Facebook just changed your default email without your consent

Facebook just changed your default email without your consent: here???s how to opt out | Technology News Blog – Yahoo! News

http://news.yahoo.com/blogs/technology-blog/facebook-just-changed-default-email-without-consent-opt-191146629.html

People looking at your Facebook profile will no longer see your real off-site email unless you act

You’d be forgiven for not knowing that Facebook has an external email system built in to the site’s familiar messaging system. After all, few of us have need for yet another email address. And given the way Facebook algorithms decide to hide messages that the site doesn’t believe is important, we’re absolutely terrified of losing important messages.

The fact that you’re not using that Facebook email address appears to have led to Facebook trying to figure out new ways to push you to the system. So, they’ve taken action by forcibly changing your contact email address listed on your Facebook page from your actual address that you regularly check to [your.name.here]@facebook.com ??? or worse, [random number]@facebook.com.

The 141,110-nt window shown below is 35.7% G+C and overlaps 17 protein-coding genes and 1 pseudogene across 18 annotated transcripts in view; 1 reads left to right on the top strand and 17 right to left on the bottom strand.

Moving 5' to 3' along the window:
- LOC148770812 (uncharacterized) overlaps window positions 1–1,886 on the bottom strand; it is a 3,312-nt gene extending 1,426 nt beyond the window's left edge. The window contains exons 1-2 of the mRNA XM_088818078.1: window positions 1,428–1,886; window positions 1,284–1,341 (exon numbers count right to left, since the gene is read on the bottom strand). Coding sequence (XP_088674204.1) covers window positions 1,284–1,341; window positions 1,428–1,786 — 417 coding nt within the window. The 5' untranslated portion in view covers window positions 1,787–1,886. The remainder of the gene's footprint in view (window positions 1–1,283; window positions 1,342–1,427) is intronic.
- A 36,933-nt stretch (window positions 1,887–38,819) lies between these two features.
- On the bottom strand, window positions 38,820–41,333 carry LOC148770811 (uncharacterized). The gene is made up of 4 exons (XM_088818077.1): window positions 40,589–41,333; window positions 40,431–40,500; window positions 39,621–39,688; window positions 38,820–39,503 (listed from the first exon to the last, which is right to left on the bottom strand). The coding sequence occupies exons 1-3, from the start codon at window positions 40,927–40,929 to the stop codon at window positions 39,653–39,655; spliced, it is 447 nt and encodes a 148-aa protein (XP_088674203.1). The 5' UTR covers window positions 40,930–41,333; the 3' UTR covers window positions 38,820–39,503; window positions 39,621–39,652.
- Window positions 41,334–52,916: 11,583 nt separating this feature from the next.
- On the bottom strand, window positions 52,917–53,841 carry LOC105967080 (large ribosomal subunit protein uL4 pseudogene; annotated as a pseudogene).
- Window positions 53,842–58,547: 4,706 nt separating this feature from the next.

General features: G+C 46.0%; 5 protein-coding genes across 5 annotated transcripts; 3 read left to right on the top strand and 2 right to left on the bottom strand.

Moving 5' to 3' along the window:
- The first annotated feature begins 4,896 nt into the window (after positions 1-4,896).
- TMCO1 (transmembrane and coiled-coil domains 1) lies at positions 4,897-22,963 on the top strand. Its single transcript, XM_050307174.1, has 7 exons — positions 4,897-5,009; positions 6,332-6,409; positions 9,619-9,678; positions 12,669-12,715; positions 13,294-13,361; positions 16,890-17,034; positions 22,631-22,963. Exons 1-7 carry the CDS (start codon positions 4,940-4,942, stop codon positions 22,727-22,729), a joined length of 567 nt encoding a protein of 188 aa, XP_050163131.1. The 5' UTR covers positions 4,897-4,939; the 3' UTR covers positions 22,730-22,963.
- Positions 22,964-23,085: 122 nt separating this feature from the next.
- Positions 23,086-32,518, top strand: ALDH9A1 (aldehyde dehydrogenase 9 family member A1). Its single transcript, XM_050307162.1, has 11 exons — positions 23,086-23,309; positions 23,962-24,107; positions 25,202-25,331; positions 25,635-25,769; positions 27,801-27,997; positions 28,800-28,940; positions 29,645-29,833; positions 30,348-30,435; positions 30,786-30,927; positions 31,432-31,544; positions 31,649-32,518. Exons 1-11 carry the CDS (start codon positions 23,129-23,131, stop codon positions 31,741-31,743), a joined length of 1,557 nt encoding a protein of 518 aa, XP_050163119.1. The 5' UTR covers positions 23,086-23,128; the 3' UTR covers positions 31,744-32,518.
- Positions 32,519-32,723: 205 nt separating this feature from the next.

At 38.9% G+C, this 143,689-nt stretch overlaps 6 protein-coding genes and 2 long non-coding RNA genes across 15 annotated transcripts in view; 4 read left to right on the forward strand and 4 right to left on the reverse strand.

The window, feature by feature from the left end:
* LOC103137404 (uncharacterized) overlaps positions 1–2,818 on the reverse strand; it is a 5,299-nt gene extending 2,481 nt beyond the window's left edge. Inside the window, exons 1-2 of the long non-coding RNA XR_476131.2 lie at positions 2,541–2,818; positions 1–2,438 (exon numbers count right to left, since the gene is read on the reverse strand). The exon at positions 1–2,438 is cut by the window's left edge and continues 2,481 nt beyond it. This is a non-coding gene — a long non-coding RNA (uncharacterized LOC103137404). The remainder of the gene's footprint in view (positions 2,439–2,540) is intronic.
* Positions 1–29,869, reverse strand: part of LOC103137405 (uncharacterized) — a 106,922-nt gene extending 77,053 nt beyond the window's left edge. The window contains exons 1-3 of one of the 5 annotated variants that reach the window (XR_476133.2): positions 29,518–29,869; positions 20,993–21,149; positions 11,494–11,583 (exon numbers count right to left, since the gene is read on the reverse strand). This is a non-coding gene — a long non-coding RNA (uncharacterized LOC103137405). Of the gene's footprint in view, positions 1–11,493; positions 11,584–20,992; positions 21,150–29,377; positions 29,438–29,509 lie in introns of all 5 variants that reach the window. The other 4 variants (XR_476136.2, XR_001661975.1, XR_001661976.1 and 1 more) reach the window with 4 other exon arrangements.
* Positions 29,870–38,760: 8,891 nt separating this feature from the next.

What does this mean? Well, if your high school sweetheart finds you on Facebook and wants to contact you, they’ll have to do it on Facebook ??? there’s no external option. There’s nothing opt-in about this change, and there was no notification about it either: Facebook just decided to swap out emails to try to get people to use their cobwebbed email system.

Thankfully, you take a few simple steps to restore your old, non-Facebook email address. Start by visiting your profile page and clicking on “About” to bring up, amongst other things, your contact info. Click the edit button on the “Contact Info” section, which should bring up a list of all the email addresses Facebook has on file for you, including your new facebook-domained email address. Left click on the open circle to the right of your.name.here@facebook.com and choose the “Hidden from Timeline” closed circle. Then pick which email address you’d prefer folks to contact you at, and change that closed “Hidden from Timeline” circle to an open “Shown on Timeline” circle. Simple as that!